Wednesday, 30 September 2015


Pride and shame, it appears, are two sides of the same coin. Invariably, pride seems to be a logical solution when an individual recognizes that s/he is being shamed by political institutions and establishments. In the past few weeks we have had occasions to discuss the operation of shame and humiliation within Konkani language politics. The discussion initially focused on a song by Alfred Rose and made some observations about the type of politics in which the man and his work were entrenched.

Since Alfred Rose did not invent the type of politics that he often propagated, the question is: who did? I believe that issues related to the shaming and humiliation within Konkani language politics will become clearer once we scrutinize the life and writings of Vaman Raghunath Varde Valaulikar. If there was one individual on whose shoulders Konkani activists, until fairly recently, placed the burden of single-handedly rescuing the Konkani language from untold miseries, it has to be Valaulikar. No person, we have been made to believe, worked as hard as Valaulikar for the cause of Konkani language and thus the Goan identity. The attempts to celebrate the 125th birth anniversary of Valaulikar as ‘Konkani asmitai year’ in 2002, exemplify this.
Valaulikar’s written output was (or is) considered to be seminal in Konkani literature. This he did, we are told, by not only producing Konkani literature of high standard but also by stepping up to the challenge posed by Marathi-supporters; in fact demolishing their every argument. What is important for our purpose is to focus on the manner in which Valaulikar tackled the issue of shame felt by the Catholic and Hindu communities in colonial Bombay, thanks to the accusation of Marathi-supporters that Konkani was a form of ‘impure Marathi’.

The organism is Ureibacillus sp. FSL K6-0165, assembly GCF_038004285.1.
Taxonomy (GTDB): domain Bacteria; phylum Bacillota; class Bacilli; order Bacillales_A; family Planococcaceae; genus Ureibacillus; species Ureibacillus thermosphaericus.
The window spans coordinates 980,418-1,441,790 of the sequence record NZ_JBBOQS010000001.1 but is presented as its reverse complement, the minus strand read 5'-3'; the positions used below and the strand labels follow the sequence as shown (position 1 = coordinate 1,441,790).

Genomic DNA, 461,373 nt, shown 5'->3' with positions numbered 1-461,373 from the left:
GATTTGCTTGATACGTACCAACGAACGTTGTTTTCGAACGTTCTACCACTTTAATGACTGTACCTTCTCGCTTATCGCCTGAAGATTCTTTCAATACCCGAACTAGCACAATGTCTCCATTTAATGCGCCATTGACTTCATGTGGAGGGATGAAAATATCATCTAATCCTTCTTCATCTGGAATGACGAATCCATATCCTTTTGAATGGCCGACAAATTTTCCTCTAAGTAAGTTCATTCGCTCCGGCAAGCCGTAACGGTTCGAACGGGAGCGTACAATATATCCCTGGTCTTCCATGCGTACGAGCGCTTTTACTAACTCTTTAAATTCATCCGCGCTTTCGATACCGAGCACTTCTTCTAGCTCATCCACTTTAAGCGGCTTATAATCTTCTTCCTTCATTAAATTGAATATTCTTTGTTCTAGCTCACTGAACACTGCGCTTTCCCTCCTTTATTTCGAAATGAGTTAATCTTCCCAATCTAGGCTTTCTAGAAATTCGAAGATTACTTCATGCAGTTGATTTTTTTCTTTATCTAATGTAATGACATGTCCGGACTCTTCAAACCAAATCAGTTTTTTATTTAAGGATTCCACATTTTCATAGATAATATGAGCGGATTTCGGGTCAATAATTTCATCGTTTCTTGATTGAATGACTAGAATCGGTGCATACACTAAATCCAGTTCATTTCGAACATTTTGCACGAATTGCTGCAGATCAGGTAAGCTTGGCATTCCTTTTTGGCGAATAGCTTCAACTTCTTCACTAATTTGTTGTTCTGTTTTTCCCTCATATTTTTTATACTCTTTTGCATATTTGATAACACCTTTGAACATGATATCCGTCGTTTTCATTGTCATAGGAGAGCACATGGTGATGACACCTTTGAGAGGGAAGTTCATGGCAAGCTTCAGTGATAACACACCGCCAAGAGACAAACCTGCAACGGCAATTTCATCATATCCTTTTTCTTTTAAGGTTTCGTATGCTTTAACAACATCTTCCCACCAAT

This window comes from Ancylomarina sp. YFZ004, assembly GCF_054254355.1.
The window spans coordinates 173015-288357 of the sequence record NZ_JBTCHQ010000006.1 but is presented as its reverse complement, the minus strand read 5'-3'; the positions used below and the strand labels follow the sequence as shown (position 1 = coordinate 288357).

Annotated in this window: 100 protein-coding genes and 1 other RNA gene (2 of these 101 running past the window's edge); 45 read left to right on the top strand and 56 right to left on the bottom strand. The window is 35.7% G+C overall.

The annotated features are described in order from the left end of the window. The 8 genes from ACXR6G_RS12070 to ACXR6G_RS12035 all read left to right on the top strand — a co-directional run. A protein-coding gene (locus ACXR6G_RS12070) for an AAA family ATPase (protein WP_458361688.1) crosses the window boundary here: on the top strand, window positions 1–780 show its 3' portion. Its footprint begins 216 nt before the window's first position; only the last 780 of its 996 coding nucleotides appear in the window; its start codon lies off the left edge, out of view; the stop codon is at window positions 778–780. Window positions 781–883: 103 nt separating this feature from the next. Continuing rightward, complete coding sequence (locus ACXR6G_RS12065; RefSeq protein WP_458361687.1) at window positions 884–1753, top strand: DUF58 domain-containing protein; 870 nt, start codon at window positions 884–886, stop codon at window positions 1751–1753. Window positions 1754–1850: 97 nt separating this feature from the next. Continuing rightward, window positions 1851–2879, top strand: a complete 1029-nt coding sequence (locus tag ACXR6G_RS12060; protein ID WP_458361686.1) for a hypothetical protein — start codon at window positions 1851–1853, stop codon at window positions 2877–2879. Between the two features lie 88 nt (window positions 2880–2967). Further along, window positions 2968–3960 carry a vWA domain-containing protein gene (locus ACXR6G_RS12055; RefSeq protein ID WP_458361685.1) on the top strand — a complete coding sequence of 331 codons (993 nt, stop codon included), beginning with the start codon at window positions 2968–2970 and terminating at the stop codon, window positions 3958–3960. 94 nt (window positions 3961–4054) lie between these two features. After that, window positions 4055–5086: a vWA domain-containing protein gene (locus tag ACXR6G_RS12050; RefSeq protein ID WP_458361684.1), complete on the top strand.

In his text, Konknni Bhaxechem Zoit or The Triumph of Konkani, Vaulikar tells us that Konkani was derogatorily referred to as ‘impure Marathi’ by Marathi-speakers and -supporters (p.47). ‘Impure’ obviously because, unlike Marathi at that time, Konkani language had not yet incorporated Sanskrit inflections, prior to Valaulikar’s project. While Valaulikar may have felt shamed and humiliated because of his ‘impure Marathi’, it becomes quite a different story when one considers that persons using the Roman-scripted Konkani had to bear a greater brunt of such shaming – with repeated call for standardized orthography – because the language that they used was not a Sanskrit-inflected one, like the ‘proper’ Marathi. Not surprisingly, Valaulikar’s response did not reveal the underlying aspiration of his caste politics in which the brahmin groups like his were trying to gain power and privilege in colonial Bombay. On the contrary he suggested that Konkani-speakers needed to work for the development of the language to give it world recognition (see Konkani Bhaxechem Zoit, Ed. K. S. Nayak, Bombay, 1930). In other words, one had to take-on to the challenge of Marathi-supporters by feeling pride in a Sanskritized Konkani by speaking and writing in the Antruzi variant, rather than ask why Konkani was referred to as ‘impure Marathi’. Or indeed ask why Hindus and Catholics in Bombay felt ashamed of their own types of Konkanis.